Ray Harryhausen dies at 92; special-effects legend

"I came out of the theater awestruck," Harryhausen elaborated in a 1999 interview with the Chicago Tribune. "It was such a totally different, unusual film. The story line led you from the mundane world into the most outrageous fantasy that's ever been put on the screen."

Inspired by the landmark special effects of stop-motion animation pioneer Willis O'Brien in "King Kong," Harryhausen began creating dinosaur models and making experimental 16-millimeter stop-motion films in the family garage.

In high school, Harryhausen discovered that a classmate's father had worked on a film with O'Brien. The man suggested that Harryhausen call MGM and talk to his idol. He did, and to his surprise, his special-effects hero invited him to the studio.

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After looking at the suitcase full of dinosaur models that Harryhausen had brought with him, O'Brien suggested that he study anatomy. O'Brien later provided further constructive criticism and encouragement after viewing footage of Harryhausen's stop-motion experiments.

While still in high school, Harryhausen enrolled in art and anatomy night classes at Los Angeles City College. To gain more knowledge of motion picture techniques, he took night classes in art direction, photography and editing at USC. The shy teenager even took an acting class.

In 1938, he met another young fantasy buff who became a lifelong friend: Forrest J Ackerman, who later became editor of Famous Monsters of Filmland magazine.

At Ackerman's suggestion, Harryhausen began attending meetings of the Los Angeles Science Fiction League, where he met another kindred spirit who became a lifelong friend, fledgling science fiction author Ray Bradbury.

The same year, Harryhausen began his most ambitious stop-motion project in the family garage: "Evolution of the World," a history of the world's beginnings through the age of dinosaurs and the appearance of mammals.

He gave up the "Evolution" project in 1940 after seeing the impressive sequence showing dinosaurs and their demise in Disney's animated feature "Fantasia," but he used his footage and models as samples to land his first professional job: Producer-director George Pal hired him, at $16 a week, to help animate the models for the "Puppetoons," Pal's series of shorts for Paramount Pictures.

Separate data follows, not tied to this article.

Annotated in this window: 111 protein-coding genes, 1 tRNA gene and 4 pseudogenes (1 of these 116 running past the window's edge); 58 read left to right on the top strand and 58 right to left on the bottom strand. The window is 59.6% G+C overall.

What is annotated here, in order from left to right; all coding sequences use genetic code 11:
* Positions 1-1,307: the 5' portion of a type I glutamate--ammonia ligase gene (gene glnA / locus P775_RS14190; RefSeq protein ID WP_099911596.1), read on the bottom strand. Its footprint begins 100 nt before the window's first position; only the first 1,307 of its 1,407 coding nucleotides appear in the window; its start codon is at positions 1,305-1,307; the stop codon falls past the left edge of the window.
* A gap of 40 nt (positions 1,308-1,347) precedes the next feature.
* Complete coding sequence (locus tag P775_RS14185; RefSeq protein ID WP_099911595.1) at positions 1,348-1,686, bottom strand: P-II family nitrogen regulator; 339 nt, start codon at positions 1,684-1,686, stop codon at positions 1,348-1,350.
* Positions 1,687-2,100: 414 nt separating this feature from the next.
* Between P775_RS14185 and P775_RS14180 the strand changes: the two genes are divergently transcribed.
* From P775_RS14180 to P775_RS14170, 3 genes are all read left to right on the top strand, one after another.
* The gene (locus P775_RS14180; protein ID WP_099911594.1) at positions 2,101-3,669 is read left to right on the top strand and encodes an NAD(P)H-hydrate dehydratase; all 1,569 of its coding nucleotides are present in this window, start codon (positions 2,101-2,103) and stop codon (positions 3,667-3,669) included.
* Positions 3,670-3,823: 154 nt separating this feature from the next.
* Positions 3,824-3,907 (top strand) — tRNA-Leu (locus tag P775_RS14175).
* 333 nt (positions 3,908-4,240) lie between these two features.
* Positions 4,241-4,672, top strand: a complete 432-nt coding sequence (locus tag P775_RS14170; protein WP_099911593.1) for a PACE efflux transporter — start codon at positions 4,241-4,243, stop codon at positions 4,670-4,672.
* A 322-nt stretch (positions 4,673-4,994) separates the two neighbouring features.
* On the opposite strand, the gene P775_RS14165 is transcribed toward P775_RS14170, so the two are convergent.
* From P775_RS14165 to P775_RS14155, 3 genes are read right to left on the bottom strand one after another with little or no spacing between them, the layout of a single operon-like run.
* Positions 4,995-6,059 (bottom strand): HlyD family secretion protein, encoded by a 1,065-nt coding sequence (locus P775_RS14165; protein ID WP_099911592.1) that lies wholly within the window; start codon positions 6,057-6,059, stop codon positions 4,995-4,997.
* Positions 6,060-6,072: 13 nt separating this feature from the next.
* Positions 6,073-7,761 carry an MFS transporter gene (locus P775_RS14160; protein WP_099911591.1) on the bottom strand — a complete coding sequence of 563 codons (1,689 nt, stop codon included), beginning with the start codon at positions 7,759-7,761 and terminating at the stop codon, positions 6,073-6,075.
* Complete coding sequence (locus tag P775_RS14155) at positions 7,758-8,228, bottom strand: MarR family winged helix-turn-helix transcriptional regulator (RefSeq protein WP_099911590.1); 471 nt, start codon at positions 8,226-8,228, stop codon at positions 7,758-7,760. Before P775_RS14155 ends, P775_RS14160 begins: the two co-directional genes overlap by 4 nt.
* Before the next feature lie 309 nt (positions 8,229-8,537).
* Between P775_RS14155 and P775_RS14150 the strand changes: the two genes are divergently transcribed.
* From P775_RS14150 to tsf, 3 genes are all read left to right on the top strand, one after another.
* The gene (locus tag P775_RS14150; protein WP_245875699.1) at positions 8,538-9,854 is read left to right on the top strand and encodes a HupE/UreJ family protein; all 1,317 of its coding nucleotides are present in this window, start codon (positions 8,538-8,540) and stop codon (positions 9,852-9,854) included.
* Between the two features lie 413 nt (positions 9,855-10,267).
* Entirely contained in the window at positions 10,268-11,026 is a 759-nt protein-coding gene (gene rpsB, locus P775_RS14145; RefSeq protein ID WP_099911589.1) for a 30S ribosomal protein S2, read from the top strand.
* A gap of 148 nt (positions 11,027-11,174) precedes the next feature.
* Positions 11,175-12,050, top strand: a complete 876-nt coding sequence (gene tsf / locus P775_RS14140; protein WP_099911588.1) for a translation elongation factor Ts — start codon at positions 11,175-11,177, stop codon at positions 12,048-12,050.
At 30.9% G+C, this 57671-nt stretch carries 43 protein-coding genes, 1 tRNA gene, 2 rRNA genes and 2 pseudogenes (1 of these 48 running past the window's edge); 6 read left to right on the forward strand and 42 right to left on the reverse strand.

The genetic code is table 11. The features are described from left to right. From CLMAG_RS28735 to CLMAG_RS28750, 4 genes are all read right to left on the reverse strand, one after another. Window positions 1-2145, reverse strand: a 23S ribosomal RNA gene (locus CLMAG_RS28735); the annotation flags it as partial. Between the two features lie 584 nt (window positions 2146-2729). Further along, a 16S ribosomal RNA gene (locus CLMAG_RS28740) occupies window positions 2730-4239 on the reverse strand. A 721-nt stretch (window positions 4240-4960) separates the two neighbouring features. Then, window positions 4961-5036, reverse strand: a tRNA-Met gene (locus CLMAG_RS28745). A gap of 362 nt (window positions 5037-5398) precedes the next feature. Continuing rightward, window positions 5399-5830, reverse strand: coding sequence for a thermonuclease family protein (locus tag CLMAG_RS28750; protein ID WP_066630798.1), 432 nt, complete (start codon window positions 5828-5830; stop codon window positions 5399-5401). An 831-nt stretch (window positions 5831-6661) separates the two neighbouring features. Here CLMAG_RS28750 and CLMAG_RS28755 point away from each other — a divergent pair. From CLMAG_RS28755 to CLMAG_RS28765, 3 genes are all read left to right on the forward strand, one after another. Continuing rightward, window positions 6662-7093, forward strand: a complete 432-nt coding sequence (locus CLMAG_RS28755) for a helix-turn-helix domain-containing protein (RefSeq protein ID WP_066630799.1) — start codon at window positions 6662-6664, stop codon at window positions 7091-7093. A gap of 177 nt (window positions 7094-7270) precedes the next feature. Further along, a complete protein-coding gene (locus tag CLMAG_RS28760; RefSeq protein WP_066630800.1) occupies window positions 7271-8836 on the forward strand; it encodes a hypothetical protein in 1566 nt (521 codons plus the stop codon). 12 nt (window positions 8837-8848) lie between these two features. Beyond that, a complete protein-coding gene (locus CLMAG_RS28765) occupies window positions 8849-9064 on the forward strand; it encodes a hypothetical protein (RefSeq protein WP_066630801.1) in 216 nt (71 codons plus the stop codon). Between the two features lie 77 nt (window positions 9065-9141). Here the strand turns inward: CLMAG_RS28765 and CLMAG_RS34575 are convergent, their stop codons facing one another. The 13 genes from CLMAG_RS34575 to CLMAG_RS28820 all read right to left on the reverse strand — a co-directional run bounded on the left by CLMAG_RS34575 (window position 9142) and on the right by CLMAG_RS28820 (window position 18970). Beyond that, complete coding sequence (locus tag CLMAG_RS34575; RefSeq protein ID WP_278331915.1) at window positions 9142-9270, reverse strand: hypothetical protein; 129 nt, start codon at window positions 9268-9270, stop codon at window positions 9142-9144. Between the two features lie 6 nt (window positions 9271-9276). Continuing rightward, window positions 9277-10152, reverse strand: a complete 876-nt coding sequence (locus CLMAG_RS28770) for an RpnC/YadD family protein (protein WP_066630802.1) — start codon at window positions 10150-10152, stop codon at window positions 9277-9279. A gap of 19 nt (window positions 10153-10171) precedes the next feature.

From 1940 to 1942, Harryhausen worked on the "Puppetoon" shorts. Then, with the world at war, he enlisted in the Army.

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Assigned to the Signal Corps, he was transferred to the Special Service Division, where, among other films, he worked on the "Why We Fight" series supervised by Col. Frank Capra.

Harryhausen, a talented artist and sculptor, also was asked by Maj. Ted Geisel, who later became famous as Dr. Seuss, to sculpt a model of the comic character Pvt. Snafu to be used as a guide for artists in the animation studio for the Army's "Snafu" series.

After the war, Harryhausen began making a series of stop-motion animation shorts based on nursery rhymes and fairy tales, and his parents pitched in. His father helped construct the sets and made the metal armatures for the models; his mother created all the costumes and draperies for the sets.

The first four fairy tales were linked together under the title of "The Mother Goose Stories" (1946). A handful of shorts, including "The Story of Little Red Riding Hood" (1950) and "The Story of Hansel and Gretel" (1951), followed.

To earn a living while making his shorts after the war, Harryhausen took on commissions filming inserts and making TV commercials for companies and organizations.

His big break came when his mentor, O'Brien, gave him his first feature-film assignment -- to work with him on stop-motion animation effects for a film featuring another giant ape: "Mighty Joe Young."

Harryhausen later said he animated more than 90% of the 1949 classic, whose numerous stop-motion highlights include a tug-of-war sequence between Joe and eight strongmen. The movie won technical creator O'Brien an Academy Award for special effects.

Striking out on his own, Harryhausen's first solo stop-motion effort was the low-budget 1953 film "The Beast From 20,000 Fathoms."